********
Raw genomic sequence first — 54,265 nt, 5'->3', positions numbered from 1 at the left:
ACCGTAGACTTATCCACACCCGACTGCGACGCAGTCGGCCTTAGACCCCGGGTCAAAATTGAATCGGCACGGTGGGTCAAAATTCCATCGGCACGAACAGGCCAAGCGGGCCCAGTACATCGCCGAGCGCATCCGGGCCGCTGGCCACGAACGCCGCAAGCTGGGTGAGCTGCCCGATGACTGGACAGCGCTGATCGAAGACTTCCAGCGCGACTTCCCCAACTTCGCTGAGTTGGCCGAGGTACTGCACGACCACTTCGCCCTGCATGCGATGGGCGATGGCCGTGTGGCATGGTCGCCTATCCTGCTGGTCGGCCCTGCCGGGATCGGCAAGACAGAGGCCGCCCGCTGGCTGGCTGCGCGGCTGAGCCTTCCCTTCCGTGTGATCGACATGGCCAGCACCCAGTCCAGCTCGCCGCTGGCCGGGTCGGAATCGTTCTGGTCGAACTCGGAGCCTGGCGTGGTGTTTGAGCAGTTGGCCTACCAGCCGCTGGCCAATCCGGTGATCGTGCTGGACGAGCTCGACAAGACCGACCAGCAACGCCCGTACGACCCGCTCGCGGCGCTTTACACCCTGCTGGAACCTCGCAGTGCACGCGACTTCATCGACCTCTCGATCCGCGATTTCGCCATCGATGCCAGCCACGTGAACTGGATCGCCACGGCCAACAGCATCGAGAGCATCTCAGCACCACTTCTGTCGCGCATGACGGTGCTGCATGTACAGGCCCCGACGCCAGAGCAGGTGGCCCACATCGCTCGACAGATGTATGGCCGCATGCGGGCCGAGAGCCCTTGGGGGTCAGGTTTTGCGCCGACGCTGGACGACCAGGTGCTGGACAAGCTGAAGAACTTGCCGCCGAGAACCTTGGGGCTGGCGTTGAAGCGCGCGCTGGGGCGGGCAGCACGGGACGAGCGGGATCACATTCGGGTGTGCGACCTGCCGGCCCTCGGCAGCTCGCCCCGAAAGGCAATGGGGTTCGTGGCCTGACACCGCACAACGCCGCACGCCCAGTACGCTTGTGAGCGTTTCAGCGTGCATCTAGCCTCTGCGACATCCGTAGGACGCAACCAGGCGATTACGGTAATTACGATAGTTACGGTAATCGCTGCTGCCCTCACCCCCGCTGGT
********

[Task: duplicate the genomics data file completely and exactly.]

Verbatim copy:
Raw genomic sequence first — 54,265 nt, 5'->3', positions numbered from 1 at the left:
ACCGTAGACTTATCCACACCCGACTGCGACGCAGTCGGCCTTAGACCCCGGGTCAAAATTGAATCGGCACGGTGGGTCAAAATTCCATCGGCACGAACAGGCCAAGCGGGCCCAGTACATCGCCGAGCGCATCCGGGCCGCTGGCCACGAACGCCGCAAGCTGGGTGAGCTGCCCGATGACTGGACAGCGCTGATCGAAGACTTCCAGCGCGACTTCCCCAACTTCGCTGAGTTGGCCGAGGTACTGCACGACCACTTCGCCCTGCATGCGATGGGCGATGGCCGTGTGGCATGGTCGCCTATCCTGCTGGTCGGCCCTGCCGGGATCGGCAAGACAGAGGCCGCCCGCTGGCTGGCTGCGCGGCTGAGCCTTCCCTTCCGTGTGATCGACATGGCCAGCACCCAGTCCAGCTCGCCGCTGGCCGGGTCGGAATCGTTCTGGTCGAACTCGGAGCCTGGCGTGGTGTTTGAGCAGTTGGCCTACCAGCCGCTGGCCAATCCGGTGATCGTGCTGGACGAGCTCGACAAGACCGACCAGCAACGCCCGTACGACCCGCTCGCGGCGCTTTACACCCTGCTGGAACCTCGCAGTGCACGCGACTTCATCGACCTCTCGATCCGCGATTTCGCCATCGATGCCAGCCACGTGAACTGGATCGCCACGGCCAACAGCATCGAGAGCATCTCAGCACCACTTCTGTCGCGCATGACGGTGCTGCATGTACAGGCCCCGACGCCAGAGCAGGTGGCCCACATCGCTCGACAGATGTATGGCCGCATGCGGGCCGAGAGCCCTTGGGGGTCAGGTTTTGCGCCGACGCTGGACGACCAGGTGCTGGACAAGCTGAAGAACTTGCCGCCGAGAACCTTGGGGCTGGCGTTGAAGCGCGCGCTGGGGCGGGCAGCACGGGACGAGCGGGATCACATTCGGGTGTGCGACCTGCCGGCCCTCGGCAGCTCGCCCCGAAAGGCAATGGGGTTCGTGGCCTGACACCGCACAACGCCGCACGCCCAGTACGCTTGTGAGCGTTTCAGCGTGCATCTAGCCTCTGCGACATCCGTAGGACGCAACCAGGCGATTACGGTAATTACGATAGTTACGGTAATCGCTGCTGCCCTCACCCCCGCTGGT